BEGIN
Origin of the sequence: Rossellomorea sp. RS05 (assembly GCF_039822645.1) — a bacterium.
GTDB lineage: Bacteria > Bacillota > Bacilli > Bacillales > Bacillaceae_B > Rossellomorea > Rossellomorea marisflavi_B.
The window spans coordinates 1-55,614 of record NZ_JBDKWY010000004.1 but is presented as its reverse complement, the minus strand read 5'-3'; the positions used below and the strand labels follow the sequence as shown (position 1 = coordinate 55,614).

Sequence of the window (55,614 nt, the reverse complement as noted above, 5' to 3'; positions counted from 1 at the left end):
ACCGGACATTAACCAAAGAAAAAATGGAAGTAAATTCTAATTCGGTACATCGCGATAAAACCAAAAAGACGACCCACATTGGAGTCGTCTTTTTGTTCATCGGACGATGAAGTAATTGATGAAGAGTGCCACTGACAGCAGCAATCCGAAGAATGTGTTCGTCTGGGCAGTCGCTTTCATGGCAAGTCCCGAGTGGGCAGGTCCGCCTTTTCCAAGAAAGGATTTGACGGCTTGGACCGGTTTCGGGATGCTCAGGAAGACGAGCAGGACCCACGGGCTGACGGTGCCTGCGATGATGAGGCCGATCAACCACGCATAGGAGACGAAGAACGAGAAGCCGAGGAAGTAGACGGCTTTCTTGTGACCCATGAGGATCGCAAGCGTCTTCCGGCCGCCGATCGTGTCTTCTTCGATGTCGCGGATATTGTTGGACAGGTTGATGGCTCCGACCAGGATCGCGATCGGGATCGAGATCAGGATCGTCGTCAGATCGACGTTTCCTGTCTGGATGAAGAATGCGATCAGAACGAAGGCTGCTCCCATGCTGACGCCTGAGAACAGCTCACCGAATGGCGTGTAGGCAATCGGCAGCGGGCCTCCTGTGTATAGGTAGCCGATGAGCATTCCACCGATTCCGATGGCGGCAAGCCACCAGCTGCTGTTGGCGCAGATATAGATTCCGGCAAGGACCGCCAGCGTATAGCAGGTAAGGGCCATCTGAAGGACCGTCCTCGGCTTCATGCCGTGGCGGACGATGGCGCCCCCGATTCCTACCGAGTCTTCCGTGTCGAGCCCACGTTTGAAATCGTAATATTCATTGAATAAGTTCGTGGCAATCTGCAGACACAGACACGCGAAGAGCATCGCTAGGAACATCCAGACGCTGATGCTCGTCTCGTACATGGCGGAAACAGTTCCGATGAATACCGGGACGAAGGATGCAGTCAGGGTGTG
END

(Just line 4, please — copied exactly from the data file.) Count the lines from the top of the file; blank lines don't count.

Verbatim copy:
Sequence of the window (55,614 nt, the reverse complement as noted above, 5' to 3'; positions counted from 1 at the left end):